The Grand Illusion:
NOVA Film for IMAX Theaters Traces the Method Behind the Magic
Century of Special Effects
In a minute-long movie marvel called The Conjurer, shot in 1899, French magician-turned-
filmmaker Georges Melies one-upped his colleagues in the conjuring trade. He made himself literally disappear; he
made his female assistant disappear; she turned into him; he turned into her;
she turned into confetti. All in plain sight. Special effects had found its
Today's movie magicians have graduated to making entire cities disappear, a
stunt pulled off with alarming realism in this summer's motion picture epic,
Independence Day, in which extraterrestrial invaders set out to
systematically destroy the world. Despite the difference in scale, special
effects artists still rely on the same visual sleight-of-hand
that early filmmakers practiced. Only the technology has changed.
Exploring the method behind this magic, Special Effects follows the
innovative effects wizardry that goes into blockbuster movies including the
Star Wars Trilogy Special Edition,. Independence Day, Jumanji,
Special Effects is shot in large format IMAX/IMAX Dome
which is a special effect unto its own, with a projected image that takes in
the audience's entire field of view.
Special Effects is produced by NOVA/WGBH Boston, creators of NOVA, the
highly-acclaimed public television science series.
At the beginning of the 20th century, the biggest special effect of all was
cinema itself. People paid to see such spellbinding shows as workers leaving a
factory, a baby being fed, and a train arriving at a station. These films were
actually screened on cinema's official birthday, December 28, 1895, when the
Lumiere brothers in Paris opened the world's first movie theater. Cinematic
legend has it that the audience shrieked and fled during the train sequence.
Legend also has it that the Lumieres' father confided to Georges Mélies
(not yet himself a filmmaker), "The cinema has no future at all." For their
part, the brothers were not so optimistic either, since one of them later
admitted, "I never believed that someone could remain permanently attentive in
front of the cinema screen for many hours."
The secret, obviously, is to use film to tell a story—to envelop the viewer in the illusion that something is real when it isn't.
Traditional props, sets, actors, costumes and make-up
all serve this purpose. But so does something a little more specialized,
something known in the early days as "tricks" but eventually exalted as
The early pioneers of special effects created illusions that relied on cinema's
ability to make discontinuous motion appear continuous, achieved by stopping
and then restarting the camera (or splicing the film) to make impossible
transformations seem to occur. They also made liberal use of magicians' stage
tricks. Another effect made people appear unnaturally large or small by
exploiting perspective, an illusion familiar to anyone who has ever
photographed a friend whose outstretched hand "holds" an enormous object in the
distance. Similar tricks of forced perspective were used to create some shots
of the giant marauding toddler in the movie Honey, I Blew Up the Kids.
The technology of special effects has advanced by leaps and bounds since the
1890s. For example, Honey, I Blew Up the Kidsused a host of now-common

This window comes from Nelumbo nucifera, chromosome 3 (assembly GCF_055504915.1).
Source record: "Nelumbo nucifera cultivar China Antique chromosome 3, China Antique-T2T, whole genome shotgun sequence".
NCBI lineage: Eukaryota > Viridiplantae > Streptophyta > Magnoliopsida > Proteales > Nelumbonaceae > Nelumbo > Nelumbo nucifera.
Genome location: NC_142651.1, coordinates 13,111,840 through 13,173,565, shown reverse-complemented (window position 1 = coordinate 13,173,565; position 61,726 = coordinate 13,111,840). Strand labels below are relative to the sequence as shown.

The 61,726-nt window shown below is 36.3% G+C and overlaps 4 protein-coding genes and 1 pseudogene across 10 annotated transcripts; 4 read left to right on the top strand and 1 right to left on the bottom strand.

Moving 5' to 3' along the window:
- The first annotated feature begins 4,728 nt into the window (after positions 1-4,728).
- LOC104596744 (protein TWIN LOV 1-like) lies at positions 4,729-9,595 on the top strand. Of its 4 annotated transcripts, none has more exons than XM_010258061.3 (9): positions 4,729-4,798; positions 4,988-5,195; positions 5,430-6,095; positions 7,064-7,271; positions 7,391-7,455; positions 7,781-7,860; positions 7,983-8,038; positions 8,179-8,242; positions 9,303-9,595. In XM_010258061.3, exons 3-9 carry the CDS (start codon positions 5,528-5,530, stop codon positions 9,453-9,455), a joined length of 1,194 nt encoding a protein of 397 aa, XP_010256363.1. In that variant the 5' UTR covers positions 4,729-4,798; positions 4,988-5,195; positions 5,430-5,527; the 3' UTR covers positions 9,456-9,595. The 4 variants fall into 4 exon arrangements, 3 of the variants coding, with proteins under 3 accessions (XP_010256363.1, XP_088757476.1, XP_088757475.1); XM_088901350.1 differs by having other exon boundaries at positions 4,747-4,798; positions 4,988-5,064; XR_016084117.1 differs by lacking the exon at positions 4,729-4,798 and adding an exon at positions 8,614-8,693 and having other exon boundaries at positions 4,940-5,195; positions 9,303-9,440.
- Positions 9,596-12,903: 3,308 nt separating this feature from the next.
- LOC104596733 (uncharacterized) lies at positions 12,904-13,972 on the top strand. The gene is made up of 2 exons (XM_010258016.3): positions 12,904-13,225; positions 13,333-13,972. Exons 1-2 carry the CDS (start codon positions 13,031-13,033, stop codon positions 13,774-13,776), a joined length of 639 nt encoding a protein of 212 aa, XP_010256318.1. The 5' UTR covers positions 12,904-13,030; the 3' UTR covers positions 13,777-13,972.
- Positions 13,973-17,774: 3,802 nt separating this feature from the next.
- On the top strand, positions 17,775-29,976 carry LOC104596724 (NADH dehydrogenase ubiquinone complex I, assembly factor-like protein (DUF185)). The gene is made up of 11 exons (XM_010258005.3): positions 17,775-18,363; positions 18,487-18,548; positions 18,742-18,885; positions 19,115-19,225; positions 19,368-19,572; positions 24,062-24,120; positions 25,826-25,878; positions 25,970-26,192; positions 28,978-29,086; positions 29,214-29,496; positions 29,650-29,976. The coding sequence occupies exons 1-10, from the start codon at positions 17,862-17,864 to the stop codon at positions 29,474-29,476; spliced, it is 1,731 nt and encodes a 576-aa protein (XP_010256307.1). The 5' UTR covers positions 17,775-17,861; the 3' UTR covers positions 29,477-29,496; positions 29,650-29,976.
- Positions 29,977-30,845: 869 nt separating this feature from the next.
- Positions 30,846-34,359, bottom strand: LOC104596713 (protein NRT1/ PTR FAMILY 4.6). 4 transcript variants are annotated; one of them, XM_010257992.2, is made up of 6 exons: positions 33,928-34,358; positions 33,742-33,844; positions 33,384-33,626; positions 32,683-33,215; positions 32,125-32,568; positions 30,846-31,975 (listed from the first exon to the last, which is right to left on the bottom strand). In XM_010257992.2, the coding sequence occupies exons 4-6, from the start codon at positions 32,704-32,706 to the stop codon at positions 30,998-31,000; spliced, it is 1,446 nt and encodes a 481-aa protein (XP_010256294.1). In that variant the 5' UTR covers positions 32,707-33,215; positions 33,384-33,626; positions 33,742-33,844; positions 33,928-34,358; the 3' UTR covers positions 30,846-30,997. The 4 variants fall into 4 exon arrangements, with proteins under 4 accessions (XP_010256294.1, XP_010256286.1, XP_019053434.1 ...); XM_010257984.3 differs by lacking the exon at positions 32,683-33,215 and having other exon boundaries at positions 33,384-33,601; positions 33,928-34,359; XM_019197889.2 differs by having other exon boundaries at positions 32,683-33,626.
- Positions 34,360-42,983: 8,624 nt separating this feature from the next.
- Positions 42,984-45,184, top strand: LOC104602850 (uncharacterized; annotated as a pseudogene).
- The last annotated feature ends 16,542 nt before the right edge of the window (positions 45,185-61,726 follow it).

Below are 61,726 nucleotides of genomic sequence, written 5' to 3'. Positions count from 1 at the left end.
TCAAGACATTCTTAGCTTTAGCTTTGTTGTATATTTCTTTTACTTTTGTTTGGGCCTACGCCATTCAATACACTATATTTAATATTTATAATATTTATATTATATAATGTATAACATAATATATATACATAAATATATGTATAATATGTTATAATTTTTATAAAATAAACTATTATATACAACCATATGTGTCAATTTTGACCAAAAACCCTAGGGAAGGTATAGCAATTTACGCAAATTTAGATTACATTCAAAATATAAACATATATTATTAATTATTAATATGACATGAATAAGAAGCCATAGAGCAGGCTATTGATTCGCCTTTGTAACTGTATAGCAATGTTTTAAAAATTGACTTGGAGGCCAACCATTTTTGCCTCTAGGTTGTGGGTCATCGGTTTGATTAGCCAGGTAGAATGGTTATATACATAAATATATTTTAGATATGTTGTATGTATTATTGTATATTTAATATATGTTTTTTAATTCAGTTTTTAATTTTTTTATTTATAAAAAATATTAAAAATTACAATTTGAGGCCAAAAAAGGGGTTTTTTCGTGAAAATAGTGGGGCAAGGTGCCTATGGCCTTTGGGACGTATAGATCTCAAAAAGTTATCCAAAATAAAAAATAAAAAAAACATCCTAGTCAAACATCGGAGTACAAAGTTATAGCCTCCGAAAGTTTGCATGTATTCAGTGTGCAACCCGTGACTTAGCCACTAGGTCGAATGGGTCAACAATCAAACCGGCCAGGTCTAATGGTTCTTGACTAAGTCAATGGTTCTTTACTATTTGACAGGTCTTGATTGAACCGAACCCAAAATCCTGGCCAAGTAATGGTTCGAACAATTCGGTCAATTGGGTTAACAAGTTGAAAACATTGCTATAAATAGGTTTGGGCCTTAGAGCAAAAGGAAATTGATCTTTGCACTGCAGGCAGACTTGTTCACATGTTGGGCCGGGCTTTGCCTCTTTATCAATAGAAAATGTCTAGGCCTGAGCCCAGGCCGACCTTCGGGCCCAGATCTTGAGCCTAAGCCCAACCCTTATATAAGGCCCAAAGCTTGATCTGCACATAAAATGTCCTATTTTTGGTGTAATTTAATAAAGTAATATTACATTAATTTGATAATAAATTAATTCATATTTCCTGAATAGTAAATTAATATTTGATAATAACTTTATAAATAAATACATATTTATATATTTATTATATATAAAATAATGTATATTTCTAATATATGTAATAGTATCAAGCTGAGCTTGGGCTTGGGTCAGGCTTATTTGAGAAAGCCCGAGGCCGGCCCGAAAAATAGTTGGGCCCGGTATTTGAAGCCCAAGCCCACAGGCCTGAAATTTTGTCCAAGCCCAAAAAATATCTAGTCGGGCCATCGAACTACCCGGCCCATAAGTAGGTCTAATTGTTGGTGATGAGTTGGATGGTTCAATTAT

illusions, including blue-screen and split-screen
compositing, in which two or more separately shot scenes are almost seamlessly
merged. In the crucial sequence where the baby starts to grow, computer
animation morphs the tiny tot into a towering toddler—in plain sight.
Although films such as Jurassic Park and Jumanji have made
computer animation virtually synonymous with special effects, digital graphics
are just one tool in the effects bag of tricks. Many older illusions that were
developed during Hollywood's golden age are still in use. The meticulous stop-motion
methods that made the original King Kong come to life in 1933 were used
in The Nightmare Before Christmas and in James and the Giant
was also used to recreate Kong's denouement atop a skyscraper in the
spectacular opening of Special Effects.
But computers are playing an increasingly important role behind the scenes.
Nightmare, Peach and the IMAX Kong sequence all used computerized motion-control
of cameras to create a realistically changing point of view that takes viewers
in, around and through the action. An early form of motion control was
pioneered in 2001: A Space Odyssey, but the technique really took off in
the 1977 classic Star Wars, considered one of the most influential
special effects films of all time, largely for its use of this technique. The
motion-control camera allowed complex space battle scenes to be composited from dozens of
Special Effects draws on another revolutionary technology in two scenes
from Star Wars that it recreated in the IMAX format. They are the famous
opening in which a Rebel blockade runner is pursued by an Imperial Star
Destroyer and the closing scene in which the Millennium Falcon accelerates into
hyperspace. Aside from the vast change in scale to IMAX, the major difference between
the original and the re-creation is that computers are now used to composite the many
elements that comprise the scene- space ships, star fields, planets and laser bursts. With optical compositing
technology, each separate element had to be copied in precise register from one
piece of film to another with a resulting loss of picture quality.
Moreover, digital compositing does for moviemaking what word processing does
for writing: it provides an infinitely versatile editing tool. Different
elements can now be added, altered and moved around endlessly and effortlessly
inside a computer, as the movie artist searches for the perfect special
One can only wonder what the original masters of the medium might have conjured
up with such tricks.
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